Identifying Symptoms of Schizophrenia

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“Schizophrenia” is one of those words that conjures up fear in the imagination, but most people don’t really know what it means or how to recognize it. In simple terms, schizophrenia is a condition in which the patient perceives reality abnormally. This mental illness which affects 21 million people worldwide - but unfortunately, only half of these individuals receive the treatment they need. Ending the stigma against this illness, and helping communities learn to recognize the signs of it, is one of the ways we’re working to help address this statistic.

“Positive” and “Negative” Symptoms

While the word “positive” is often associated with good fortune, it takes on a different meaning when discussing schizophrenia.  In this case, “positive” symptoms are things that start happening to the patient in addition to “normal” behaviors. These symptoms may be easier to notice than negative symptoms. Examples of positive symptoms include:

  • The patient experiences hallucinations, seeing or hearing things that aren’t there. A common manifestation is hearing voices that tell the patient what to do or even talk to each other.
  • The patient suffers delusions, believing things that aren’t true and are often easy to prove false.
  • They have confused thoughts and speech, seeming distracted and mixing up their words.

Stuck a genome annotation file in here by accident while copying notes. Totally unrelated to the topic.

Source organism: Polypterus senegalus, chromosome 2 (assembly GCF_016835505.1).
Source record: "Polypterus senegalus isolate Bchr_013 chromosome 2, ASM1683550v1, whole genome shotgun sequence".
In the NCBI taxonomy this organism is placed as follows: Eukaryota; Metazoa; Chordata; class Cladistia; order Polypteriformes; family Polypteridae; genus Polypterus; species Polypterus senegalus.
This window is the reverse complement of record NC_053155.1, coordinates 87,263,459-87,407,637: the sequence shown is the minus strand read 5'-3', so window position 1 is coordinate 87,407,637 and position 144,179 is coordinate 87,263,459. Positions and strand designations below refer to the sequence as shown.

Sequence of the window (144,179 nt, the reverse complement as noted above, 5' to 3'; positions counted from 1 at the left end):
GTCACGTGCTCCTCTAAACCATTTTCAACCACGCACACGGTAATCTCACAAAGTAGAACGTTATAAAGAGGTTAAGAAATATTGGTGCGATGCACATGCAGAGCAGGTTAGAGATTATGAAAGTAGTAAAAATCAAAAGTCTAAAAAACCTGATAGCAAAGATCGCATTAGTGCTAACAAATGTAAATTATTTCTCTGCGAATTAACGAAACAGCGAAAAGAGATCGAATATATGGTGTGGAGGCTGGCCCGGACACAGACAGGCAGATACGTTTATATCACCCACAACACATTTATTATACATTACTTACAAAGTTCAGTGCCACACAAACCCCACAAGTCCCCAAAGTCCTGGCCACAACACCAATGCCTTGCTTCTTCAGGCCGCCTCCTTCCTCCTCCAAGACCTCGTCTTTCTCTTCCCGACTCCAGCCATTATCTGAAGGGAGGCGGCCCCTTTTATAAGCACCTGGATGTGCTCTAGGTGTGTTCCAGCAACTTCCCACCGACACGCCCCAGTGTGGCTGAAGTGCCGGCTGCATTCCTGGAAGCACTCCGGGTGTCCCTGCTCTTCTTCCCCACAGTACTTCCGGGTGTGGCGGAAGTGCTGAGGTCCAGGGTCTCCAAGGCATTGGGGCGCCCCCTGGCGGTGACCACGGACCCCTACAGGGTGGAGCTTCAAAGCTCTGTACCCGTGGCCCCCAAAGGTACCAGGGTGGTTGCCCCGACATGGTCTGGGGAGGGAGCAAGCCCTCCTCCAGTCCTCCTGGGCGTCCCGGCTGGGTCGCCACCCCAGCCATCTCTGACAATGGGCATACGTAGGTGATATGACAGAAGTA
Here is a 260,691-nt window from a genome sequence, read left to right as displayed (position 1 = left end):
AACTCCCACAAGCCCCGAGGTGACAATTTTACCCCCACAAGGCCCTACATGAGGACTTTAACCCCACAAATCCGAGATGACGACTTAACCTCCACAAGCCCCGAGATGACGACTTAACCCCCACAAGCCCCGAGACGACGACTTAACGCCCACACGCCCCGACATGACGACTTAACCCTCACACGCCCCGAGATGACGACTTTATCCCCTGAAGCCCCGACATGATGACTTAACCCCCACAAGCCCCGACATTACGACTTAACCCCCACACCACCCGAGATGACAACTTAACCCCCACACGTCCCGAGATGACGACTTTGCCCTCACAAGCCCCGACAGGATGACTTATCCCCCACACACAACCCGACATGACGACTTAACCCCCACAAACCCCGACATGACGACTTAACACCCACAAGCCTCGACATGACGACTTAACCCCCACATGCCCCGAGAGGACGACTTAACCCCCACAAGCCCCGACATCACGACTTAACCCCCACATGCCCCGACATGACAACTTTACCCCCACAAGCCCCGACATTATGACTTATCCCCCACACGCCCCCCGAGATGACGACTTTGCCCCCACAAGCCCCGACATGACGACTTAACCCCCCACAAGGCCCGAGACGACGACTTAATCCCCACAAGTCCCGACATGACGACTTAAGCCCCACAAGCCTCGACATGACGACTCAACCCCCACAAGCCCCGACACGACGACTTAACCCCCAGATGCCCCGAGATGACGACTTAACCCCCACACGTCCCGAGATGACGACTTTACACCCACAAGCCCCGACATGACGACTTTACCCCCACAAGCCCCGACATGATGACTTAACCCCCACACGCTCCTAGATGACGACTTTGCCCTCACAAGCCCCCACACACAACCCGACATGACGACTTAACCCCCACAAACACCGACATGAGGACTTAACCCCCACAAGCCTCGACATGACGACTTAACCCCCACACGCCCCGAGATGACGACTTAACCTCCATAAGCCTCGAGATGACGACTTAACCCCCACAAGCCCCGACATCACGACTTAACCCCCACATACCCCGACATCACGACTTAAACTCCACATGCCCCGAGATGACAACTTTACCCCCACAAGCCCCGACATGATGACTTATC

• They often have trouble concentrating.
  • They can exhibit unusual movements - appearing jumpy or repeating gestures - or they could remain still for hours at a time.

“Negative” symptoms, on the other hand, involve normal behaviors that stop happening. Many are internal and much harder to recognize, though some negative symptoms can be perceived by others. Examples include:

  • The patient may seem emotionless, dampening their normal feelings and reactions.
  • They withdraw from normal social interactions, stop making plans, and shut themselves away. Even getting them to talk can be a struggle.
  • They stop bathing and taking care of themselves. They struggle with everyday personal tasks.
  • They have trouble staying on schedule and following through on things.

Finally, while not a positive or negative symptom, suicidal thoughts are common among those with schizophrenia. In particular, young single white men are at the greatest risk for suicide among those who suffer from this condition.

Recognizing Schizophrenia in a Loved One

It is often up to family members to recognize the signs of schizophrenia, because the patient may not be aware of them or may not think they stem from a treatable condition. If you think someone you know and care about may have this condition, you should talk to them, offer them support, and encourage them to seek help.

Symptoms in teenagers may be harder to recognize because many resemble normal development behaviors. For example, they may withdraw from their friends, experience a drop in grades, have trouble sleeping, or exhibit irritability and a lack of motivation. Teens are also less likely than adults to have delusions and more likely to suffer from visual hallucinations.

If your loved one poses a danger to themselves or others, or they can’t take care of themselves, you may need to call 911. Emergency responders will take them to be evaluated by a mental health professional or to emergency hospitalization, as necessary.

If you or a loved one experiences these symptoms, there is help available. The staff at Dickinson Center, Inc. can help you deal with any of these disorders. Please contact us today with your questions, and let us help you address your concerns!